The drugs in question are selective serotonin uptake inhibitors (SSRIs) and are frequently prescribed to elderly patients who suffer from dementia.
The study, which was conducted by researchers from the Erasmus University Medical Center in Rotterdam – recorded the daily drug use and number of falls in 248 nursing home residents over a two-year period.
The results of the study suggested that 152 of the patients had suffered a total of 683 falls, some of which had extreme consequences. 220 falls resulted in injuries, including broken bones and hip fractures.
More research is needed in order to establish why the anti-depressant is having this effect on dementia patients, and the Alzheimer’s Society has also called for more research into alternative treatments.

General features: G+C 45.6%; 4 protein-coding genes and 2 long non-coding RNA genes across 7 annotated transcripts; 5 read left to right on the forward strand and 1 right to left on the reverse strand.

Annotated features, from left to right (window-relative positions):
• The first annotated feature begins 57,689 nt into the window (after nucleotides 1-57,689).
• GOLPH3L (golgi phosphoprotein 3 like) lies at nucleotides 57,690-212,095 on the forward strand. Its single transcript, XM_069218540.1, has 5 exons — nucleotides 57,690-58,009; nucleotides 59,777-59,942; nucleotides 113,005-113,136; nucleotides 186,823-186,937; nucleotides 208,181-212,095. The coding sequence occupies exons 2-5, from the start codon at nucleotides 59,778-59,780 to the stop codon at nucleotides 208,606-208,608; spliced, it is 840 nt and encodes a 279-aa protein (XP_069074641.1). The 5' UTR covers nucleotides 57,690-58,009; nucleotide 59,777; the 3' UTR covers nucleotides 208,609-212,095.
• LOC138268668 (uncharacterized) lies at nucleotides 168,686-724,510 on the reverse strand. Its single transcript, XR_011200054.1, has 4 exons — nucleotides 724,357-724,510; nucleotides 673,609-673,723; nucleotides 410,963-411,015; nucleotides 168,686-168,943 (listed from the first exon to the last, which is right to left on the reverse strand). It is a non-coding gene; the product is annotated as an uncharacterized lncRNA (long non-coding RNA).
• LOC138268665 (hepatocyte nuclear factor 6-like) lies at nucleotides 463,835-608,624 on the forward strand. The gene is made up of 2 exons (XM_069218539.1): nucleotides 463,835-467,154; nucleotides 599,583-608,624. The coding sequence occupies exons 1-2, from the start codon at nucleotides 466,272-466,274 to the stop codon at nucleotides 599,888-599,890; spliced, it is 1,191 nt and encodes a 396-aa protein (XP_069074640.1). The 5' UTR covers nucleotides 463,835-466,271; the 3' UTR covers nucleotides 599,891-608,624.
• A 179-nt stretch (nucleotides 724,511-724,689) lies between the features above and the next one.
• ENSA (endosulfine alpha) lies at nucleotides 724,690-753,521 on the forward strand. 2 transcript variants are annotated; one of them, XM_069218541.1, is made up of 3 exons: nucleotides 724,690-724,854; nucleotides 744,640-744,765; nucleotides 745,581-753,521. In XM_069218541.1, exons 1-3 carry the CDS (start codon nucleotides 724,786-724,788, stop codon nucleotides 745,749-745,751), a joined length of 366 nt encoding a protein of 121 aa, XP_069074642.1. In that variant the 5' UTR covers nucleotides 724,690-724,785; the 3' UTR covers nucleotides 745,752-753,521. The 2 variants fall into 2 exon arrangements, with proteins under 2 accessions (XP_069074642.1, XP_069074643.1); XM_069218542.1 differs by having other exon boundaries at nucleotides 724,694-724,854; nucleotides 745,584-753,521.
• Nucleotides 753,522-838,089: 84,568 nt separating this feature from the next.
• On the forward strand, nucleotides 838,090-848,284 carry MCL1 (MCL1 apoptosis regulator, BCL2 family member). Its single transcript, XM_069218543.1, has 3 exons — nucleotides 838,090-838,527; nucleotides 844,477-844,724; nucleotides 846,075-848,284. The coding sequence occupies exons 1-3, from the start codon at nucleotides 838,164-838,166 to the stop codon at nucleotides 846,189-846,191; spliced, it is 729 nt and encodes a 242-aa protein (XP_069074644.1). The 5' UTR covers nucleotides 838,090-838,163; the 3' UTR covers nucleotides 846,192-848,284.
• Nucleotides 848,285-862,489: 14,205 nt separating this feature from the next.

The results of the study showed that the risk of falls was calculated to be three times higher for individuals taking SSRIs than for care home patients not taking the drug – a considerably higher risk especially considering that many of these patients are also on sedative drugs at the same time.
Until more research has been undertaken and a link has been uncovered between SSRIs and an increased risk of falls, experts are recommending that the increased risk be taken into account when the elderly are being assessed to see whether the anti-depressants need to be prescribed.
Researcher Dr Carolyn Sterke said “Physicians should be cautious in prescribing SSRIs to older people with dementia, even at low doses.”
Professor Clive Ballard, from the Alzheimer’s Society, added: “More research is now needed to understand why this anti-depressant is having this effect on people with dementia and if there is an alternative treatment for depression that they could be prescribed”.
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